The original Donkey Kong was a light-hearted little arcade game from Nintendo. It featured a simple Italian plumber named Jumpman who was trying to save his girlfriend Pauline from a disgruntled pixelated simian. It was a charming game whose entire image got disturbingly misrepresented on the Intellivision port. What the hell happened here? Apparently, CBS Electronics thought that Jumpman didn’t look masculine enough, so why not give him bulging muscles like he’s some sort of revolutionary on a propaganda poster? And don’t get me started on that thing he’s supposed to be fighting. In fact, forget what I said about those muscles. Jumpman’s gonna need them to take down that ape. Seriously, King Kong in Peter Jackson’s film doesn’t look that scary, and he snapped a giant dinosaur’s neck! Think about what’ll happen to Jumpman. You’re gonna need a bigger hammer, my friend…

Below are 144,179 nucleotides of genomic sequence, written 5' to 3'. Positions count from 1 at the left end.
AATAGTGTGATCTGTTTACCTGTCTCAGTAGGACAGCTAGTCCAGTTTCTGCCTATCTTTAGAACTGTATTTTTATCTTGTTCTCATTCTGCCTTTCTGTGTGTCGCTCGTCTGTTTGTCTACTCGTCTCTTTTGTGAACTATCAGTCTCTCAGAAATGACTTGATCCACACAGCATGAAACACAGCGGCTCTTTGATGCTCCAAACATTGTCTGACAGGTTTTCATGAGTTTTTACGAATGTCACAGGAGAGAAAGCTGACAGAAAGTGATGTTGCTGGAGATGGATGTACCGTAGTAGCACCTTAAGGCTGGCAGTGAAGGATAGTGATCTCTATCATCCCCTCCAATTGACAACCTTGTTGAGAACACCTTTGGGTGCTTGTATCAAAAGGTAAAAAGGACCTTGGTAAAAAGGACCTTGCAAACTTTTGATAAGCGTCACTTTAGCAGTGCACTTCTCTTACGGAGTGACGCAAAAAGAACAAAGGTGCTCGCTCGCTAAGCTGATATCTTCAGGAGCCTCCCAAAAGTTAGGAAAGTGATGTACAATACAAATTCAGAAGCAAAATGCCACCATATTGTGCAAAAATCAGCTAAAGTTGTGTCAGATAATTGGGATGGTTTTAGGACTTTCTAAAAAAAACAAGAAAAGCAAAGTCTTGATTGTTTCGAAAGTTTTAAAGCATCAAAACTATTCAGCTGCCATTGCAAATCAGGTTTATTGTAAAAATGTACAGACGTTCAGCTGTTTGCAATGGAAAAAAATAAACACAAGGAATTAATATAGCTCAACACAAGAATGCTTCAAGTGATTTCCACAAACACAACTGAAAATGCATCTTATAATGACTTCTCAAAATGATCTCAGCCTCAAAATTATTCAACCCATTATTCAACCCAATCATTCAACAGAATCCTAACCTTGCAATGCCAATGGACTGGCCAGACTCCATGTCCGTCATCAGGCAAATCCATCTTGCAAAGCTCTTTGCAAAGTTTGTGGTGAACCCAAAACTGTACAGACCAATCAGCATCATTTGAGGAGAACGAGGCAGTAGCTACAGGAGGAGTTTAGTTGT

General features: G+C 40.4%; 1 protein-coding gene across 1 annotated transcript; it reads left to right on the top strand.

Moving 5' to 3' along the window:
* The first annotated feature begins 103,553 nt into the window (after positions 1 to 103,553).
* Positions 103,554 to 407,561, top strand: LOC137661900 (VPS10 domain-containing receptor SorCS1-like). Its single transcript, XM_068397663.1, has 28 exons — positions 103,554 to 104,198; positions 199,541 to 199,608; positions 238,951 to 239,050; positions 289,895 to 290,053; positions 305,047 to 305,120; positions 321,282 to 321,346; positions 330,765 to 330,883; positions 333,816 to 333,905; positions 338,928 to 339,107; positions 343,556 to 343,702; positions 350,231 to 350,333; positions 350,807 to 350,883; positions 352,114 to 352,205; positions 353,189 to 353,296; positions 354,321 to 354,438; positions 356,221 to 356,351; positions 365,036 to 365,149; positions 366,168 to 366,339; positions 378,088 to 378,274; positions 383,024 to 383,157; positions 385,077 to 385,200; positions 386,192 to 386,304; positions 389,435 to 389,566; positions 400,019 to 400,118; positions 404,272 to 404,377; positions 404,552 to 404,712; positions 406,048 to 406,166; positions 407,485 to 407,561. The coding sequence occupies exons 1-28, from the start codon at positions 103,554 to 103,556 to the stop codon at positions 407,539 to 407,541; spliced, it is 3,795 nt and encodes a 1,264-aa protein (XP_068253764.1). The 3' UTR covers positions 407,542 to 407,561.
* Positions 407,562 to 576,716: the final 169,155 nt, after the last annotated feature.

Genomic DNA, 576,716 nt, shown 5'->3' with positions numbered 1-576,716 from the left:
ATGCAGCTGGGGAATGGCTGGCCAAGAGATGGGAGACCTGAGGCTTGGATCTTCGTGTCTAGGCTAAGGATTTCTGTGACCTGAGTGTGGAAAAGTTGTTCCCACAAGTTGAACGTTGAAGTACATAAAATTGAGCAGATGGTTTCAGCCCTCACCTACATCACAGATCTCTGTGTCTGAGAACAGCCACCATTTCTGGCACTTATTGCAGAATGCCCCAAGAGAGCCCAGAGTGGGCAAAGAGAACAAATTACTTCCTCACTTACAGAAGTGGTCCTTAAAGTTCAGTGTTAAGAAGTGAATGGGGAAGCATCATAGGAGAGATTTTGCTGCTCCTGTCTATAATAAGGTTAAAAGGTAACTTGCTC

The original Okami remains a fantastic game, one of the best on the PS2. I was extremely excited to play this game on Wii upon its release. But it wasn’t until I bought and completed the game in its entirety that something was brought to my attention. There’s something near Amaterasu’s mouth on the Wii box art. It’s hard to see at first, but when you see it, you can’t un-see it. Until you see it, let me discuss a rather important topic in advertising with you all: using an image that is owned by another company, posting that image on video game box art, and selling the game thinking that no one will notice isn’t the best business practice, especially when the watermark for the other company remains in the damn picture. Just sayin’, Capcom. Did you see it yet? No? Well, I’m sure you will. In fact, I’m sure the folks at IGN will give you a hint or two.
I.M. Meen (DOS)